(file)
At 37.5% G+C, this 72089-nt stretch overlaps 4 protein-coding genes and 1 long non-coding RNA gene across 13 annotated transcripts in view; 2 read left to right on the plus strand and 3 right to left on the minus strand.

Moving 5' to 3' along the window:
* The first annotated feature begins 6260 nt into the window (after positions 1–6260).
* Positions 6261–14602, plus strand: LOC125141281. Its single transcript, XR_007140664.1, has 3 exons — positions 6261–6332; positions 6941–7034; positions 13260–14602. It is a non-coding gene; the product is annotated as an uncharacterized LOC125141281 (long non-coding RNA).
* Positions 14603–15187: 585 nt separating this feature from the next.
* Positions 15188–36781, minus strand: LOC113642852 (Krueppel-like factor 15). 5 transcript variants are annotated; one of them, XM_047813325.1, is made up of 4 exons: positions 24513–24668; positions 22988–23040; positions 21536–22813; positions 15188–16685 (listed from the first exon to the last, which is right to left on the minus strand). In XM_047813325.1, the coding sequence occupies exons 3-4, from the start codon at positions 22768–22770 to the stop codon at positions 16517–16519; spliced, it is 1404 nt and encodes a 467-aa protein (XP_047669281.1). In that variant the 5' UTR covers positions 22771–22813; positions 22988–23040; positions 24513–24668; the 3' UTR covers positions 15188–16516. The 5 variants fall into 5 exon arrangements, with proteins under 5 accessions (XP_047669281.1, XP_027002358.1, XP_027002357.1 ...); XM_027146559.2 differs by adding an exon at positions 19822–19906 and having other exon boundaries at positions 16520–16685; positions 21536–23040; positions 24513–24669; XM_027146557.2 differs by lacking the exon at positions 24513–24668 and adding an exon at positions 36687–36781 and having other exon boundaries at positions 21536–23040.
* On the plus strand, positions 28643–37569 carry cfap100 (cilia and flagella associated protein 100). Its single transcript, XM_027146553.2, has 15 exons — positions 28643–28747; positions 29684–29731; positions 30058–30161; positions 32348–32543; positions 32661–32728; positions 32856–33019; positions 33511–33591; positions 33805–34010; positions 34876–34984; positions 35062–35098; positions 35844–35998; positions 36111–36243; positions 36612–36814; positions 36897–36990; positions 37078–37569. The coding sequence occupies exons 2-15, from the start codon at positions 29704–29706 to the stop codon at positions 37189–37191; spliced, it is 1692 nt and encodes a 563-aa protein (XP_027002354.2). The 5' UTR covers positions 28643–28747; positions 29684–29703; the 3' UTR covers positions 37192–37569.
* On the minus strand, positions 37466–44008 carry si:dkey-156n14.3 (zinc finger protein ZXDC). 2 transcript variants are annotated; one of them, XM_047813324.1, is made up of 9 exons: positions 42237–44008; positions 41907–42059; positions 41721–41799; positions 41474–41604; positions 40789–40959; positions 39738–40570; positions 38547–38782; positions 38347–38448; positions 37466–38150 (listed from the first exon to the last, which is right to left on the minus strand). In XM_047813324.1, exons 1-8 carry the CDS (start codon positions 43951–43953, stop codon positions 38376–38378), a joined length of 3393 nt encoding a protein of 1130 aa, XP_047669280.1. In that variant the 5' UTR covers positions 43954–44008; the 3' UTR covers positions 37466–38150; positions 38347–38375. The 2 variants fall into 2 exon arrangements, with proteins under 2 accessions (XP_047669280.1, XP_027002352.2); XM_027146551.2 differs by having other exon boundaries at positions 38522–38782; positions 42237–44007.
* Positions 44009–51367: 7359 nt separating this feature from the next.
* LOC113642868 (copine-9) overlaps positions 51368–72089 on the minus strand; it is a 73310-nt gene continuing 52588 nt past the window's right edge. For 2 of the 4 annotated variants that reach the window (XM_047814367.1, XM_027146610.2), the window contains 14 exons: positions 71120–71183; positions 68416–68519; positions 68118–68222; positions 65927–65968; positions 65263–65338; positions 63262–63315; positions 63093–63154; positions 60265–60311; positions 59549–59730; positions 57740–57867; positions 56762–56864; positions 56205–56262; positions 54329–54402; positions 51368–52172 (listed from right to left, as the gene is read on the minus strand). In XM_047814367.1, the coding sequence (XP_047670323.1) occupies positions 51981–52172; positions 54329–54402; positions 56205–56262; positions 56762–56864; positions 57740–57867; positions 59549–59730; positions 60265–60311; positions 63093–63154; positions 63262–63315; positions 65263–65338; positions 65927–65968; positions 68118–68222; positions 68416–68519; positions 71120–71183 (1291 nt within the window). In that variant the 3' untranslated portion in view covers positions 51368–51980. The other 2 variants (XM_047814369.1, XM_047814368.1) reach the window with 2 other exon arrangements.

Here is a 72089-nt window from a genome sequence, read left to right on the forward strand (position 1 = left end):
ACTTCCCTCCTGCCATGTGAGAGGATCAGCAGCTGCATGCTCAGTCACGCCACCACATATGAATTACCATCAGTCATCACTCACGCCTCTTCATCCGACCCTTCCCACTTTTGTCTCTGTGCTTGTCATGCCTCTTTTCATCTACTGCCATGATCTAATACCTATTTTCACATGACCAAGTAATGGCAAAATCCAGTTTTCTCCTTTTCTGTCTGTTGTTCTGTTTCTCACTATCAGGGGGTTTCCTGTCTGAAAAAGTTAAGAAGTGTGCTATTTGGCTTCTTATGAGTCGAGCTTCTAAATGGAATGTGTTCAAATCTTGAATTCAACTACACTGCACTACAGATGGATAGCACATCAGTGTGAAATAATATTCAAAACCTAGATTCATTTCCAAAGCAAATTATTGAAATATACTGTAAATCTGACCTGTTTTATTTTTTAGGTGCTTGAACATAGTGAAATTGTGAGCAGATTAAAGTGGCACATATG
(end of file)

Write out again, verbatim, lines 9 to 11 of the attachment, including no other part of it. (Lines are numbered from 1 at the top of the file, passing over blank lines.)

* Positions 44009–51367: 7359 nt separating this feature from the next.
* LOC113642868 (copine-9) overlaps positions 51368–72089 on the minus strand; it is a 73310-nt gene continuing 52588 nt past the window's right edge. For 2 of the 4 annotated variants that reach the window (XM_047814367.1, XM_027146610.2), the window contains 14 exons: positions 71120–71183; positions 68416–68519; positions 68118–68222; positions 65927–65968; positions 65263–65338; positions 63262–63315; positions 63093–63154; positions 60265–60311; positions 59549–59730; positions 57740–57867; positions 56762–56864; positions 56205–56262; positions 54329–54402; positions 51368–52172 (listed from right to left, as the gene is read on the minus strand). In XM_047814367.1, the coding sequence (XP_047670323.1) occupies positions 51981–52172; positions 54329–54402; positions 56205–56262; positions 56762–56864; positions 57740–57867; positions 59549–59730; positions 60265–60311; positions 63093–63154; positions 63262–63315; positions 65263–65338; positions 65927–65968; positions 68118–68222; positions 68416–68519; positions 71120–71183 (1291 nt within the window). In that variant the 3' untranslated portion in view covers positions 51368–51980. The other 2 variants (XM_047814369.1, XM_047814368.1) reach the window with 2 other exon arrangements.

Here is a 72089-nt window from a genome sequence, read left to right on the forward strand (position 1 = left end):